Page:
The law made it unlawful to act or fail to act, in a way which had the effect of causing disadvantages to a disabled person, as compared to a person without a disability. The Equality Act has replaced the Disability Discrimination Act.
This is the office for the secretary of state for education. It is responsible for implementing all new law relating to education and is also responsible for monitoring the quality of education in England.
The funding or allowance is available if a young person has a disability that affects their ability to study. The allowance can be used to help pay essential extra costs you may have as a direct result of your disability and/or to help purchase equipment to access higher education.
This is used to describe a child or young person whose first language is not English. On its own, it does not amount to a special educational need or additional learning need.
The agency is responsible for allocating funding to all local authorities, maintained schools and voluntary aided schools. The agency is responsible for managing direct funding to academies and free schools.
The Education, Health and Care Plan is a document which sets out the education, health and social care needs that your child or young person has and the support that they need.
The EHCP contains special educational provision as well as health and social care provision. Whilst the EHCP deals with more than just special educational needs and provision, a child or young person only qualifies for an EHCP if they have special educational needs.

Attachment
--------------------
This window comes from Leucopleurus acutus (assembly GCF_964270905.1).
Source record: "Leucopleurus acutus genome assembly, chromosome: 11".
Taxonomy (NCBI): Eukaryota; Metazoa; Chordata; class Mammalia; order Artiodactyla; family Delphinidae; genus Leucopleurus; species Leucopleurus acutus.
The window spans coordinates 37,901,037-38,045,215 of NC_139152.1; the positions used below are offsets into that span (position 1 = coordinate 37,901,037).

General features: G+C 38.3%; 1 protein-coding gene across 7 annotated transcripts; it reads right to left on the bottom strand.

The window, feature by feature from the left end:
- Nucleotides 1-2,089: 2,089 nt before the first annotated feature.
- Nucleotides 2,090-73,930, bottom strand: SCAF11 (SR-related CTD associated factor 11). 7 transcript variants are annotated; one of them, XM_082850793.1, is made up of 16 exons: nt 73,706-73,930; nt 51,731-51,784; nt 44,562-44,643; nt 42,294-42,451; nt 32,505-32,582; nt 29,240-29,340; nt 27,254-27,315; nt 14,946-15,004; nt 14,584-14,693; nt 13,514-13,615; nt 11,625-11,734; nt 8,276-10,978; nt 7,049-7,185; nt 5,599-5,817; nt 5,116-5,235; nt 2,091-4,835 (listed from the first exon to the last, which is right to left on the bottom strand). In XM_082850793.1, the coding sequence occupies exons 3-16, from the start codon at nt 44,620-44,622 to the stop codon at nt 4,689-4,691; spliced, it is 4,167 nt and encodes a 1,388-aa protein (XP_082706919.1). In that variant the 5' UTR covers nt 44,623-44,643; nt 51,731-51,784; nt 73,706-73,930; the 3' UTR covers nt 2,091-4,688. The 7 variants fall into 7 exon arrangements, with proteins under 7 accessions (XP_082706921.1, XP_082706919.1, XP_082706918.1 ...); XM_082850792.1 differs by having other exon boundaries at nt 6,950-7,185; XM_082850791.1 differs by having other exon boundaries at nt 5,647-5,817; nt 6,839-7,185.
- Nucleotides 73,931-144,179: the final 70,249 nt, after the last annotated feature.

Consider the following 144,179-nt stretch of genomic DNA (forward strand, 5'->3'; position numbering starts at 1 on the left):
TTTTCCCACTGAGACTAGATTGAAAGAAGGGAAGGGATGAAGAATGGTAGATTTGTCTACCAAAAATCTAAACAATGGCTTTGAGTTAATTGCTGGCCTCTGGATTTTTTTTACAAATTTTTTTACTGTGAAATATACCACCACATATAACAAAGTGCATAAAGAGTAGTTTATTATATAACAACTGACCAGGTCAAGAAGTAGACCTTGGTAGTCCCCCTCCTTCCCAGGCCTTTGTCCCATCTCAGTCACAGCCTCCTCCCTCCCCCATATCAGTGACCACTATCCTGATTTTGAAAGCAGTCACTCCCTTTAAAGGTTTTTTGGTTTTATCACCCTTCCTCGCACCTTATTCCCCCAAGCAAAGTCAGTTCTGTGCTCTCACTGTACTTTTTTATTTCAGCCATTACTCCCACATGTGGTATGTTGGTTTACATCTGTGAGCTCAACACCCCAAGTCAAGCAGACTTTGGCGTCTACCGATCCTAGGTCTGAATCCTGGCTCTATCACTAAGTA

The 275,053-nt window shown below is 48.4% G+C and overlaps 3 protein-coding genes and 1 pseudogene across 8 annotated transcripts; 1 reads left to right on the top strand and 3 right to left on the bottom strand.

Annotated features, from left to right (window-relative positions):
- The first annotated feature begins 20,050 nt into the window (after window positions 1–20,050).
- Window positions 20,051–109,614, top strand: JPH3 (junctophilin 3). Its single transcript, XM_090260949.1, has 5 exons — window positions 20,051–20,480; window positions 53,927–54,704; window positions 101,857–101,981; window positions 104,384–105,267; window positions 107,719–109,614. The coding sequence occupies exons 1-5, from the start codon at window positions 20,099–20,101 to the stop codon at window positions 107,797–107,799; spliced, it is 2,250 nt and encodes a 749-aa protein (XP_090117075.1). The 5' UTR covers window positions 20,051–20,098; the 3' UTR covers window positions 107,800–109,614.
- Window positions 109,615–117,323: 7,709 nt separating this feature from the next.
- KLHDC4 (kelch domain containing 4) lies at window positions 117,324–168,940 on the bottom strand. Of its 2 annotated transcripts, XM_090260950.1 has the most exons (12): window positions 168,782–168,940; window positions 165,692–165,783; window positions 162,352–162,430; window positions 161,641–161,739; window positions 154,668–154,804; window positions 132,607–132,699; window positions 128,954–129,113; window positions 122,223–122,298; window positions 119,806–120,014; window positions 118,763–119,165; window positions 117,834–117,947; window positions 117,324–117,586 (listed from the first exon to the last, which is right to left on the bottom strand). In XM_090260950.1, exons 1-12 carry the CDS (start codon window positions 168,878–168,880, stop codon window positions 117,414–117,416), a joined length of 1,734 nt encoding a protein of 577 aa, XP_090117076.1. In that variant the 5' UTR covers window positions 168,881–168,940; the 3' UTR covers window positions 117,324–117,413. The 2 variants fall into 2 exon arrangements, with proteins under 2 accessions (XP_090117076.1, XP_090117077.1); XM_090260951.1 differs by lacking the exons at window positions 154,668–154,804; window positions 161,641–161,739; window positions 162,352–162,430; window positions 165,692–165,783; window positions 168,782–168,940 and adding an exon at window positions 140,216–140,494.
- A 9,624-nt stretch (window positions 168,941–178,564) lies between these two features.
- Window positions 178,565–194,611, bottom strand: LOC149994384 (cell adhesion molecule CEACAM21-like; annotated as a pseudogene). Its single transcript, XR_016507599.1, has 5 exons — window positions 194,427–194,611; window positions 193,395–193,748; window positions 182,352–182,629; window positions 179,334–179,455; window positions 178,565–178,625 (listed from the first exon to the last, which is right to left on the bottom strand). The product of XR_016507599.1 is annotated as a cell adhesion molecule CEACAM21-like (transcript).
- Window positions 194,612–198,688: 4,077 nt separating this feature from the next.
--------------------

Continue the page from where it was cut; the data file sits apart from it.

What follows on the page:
The EHCP is a legally binding document. It is binding on the local authority and local health authority.
An educational psychologist is a medically qualified professional who specialises inidentifying a child or young person’s special educational needs and plan what special educational provision they require.
An Education Welfare Officer is an officer for the local authority. EWOs often become involved with a child or young person if they are struggling to attend school full-time.
The EWO will work with the learner, and their family, to establish what support may be required. This can include securing additional support from the local authority social care team through a Common Assessment Framework or seeking a special educational provision, potentially through a Statement of Special Educational Needs or Education Health and Care Plan.
Early Years Foundation Stage refers to pre-school education. EYFS is a curriculum designed to prepare children for starting school and moving onto Level 1 of the National Curriculum. If a child is struggling to engage with EYFS, it can be a good indication that they have special educational needs, or additional learning needs, and require special educational provision.